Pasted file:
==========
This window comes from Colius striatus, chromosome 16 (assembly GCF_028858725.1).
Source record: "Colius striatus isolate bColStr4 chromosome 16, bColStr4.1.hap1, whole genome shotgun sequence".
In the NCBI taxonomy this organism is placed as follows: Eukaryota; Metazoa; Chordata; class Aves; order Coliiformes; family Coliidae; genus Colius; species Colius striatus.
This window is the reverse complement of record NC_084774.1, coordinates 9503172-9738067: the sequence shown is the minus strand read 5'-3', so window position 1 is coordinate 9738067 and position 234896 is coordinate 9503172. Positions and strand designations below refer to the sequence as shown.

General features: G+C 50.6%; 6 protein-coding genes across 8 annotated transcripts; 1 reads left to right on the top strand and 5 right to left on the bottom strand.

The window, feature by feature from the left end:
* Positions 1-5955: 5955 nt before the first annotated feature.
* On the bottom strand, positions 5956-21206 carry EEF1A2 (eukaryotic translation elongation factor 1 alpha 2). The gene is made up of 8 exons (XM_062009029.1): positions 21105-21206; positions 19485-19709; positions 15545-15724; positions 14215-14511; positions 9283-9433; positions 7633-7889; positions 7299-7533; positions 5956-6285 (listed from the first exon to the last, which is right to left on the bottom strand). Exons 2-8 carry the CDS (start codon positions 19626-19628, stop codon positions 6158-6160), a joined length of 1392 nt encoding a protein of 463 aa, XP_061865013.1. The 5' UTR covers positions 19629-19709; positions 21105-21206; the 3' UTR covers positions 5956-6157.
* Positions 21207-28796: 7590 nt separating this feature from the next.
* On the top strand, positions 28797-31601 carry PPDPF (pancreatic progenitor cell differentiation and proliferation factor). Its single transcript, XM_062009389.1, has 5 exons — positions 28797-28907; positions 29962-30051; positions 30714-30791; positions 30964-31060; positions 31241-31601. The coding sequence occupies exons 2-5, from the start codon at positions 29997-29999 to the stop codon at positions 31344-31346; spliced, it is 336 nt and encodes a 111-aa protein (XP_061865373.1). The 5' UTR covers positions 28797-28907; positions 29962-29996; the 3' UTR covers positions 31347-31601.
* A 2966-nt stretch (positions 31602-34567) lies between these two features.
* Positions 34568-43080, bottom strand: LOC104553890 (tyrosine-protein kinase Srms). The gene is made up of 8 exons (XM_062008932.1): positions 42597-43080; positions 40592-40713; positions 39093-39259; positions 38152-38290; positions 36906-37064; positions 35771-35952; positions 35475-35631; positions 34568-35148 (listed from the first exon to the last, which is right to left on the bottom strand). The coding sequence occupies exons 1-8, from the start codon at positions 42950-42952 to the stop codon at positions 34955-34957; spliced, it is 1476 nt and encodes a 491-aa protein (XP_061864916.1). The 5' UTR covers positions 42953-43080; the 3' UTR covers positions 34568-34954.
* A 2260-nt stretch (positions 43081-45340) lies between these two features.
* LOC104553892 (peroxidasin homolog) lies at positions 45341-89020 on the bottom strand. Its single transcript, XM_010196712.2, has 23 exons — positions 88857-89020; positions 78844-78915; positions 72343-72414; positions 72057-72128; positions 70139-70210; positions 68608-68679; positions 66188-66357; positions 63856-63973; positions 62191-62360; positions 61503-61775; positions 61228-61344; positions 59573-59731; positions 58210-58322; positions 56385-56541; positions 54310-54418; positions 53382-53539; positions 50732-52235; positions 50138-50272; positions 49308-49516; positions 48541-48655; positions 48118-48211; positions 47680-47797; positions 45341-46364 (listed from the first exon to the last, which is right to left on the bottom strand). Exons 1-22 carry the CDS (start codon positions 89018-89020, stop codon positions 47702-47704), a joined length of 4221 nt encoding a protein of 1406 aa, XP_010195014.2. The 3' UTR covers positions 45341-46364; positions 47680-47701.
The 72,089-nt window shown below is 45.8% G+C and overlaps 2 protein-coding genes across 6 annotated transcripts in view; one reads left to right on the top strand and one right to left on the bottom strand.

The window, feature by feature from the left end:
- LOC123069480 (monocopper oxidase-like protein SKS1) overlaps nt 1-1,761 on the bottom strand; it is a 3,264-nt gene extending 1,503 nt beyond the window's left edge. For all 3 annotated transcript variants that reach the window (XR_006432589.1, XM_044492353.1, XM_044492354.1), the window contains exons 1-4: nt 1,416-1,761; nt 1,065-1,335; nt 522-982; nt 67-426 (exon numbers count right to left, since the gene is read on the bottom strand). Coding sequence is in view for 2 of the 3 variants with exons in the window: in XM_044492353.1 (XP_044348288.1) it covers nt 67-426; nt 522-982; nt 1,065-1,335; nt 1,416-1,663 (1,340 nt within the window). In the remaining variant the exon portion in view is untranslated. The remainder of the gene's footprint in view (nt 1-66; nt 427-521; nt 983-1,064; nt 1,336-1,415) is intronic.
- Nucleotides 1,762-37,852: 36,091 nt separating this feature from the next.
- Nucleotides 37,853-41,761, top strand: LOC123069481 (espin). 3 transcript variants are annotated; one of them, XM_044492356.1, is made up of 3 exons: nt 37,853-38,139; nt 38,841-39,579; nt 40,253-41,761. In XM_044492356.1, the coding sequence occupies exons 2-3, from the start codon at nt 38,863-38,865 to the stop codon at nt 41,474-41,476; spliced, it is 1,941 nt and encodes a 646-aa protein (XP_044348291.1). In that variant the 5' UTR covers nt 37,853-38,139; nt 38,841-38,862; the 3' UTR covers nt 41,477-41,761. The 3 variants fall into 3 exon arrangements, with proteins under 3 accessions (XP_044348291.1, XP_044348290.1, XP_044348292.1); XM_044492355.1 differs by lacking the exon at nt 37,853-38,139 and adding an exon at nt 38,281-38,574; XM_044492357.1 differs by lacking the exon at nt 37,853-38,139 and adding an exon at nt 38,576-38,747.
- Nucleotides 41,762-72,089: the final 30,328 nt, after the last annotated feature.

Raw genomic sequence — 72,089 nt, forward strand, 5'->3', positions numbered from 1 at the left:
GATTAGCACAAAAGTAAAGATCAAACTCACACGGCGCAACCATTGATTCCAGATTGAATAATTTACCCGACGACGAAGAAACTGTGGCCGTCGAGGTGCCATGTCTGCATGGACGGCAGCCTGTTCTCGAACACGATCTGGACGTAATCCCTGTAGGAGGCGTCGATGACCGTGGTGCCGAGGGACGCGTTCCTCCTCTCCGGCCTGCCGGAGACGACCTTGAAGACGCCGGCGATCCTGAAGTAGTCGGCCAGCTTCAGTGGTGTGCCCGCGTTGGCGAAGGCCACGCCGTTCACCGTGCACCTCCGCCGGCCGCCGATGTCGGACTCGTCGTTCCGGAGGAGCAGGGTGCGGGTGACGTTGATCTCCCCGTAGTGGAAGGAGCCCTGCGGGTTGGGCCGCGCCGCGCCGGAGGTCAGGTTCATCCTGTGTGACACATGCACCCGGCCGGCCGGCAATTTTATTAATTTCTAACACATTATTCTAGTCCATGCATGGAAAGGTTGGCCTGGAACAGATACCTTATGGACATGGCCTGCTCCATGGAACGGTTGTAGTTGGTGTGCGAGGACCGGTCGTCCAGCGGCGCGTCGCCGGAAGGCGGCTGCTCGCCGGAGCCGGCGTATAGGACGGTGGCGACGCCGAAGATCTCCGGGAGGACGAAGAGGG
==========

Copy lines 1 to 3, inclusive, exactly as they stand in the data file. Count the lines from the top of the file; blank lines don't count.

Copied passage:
This window comes from Colius striatus, chromosome 16 (assembly GCF_028858725.1).
Source record: "Colius striatus isolate bColStr4 chromosome 16, bColStr4.1.hap1, whole genome shotgun sequence".
In the NCBI taxonomy this organism is placed as follows: Eukaryota; Metazoa; Chordata; class Aves; order Coliiformes; family Coliidae; genus Colius; species Colius striatus.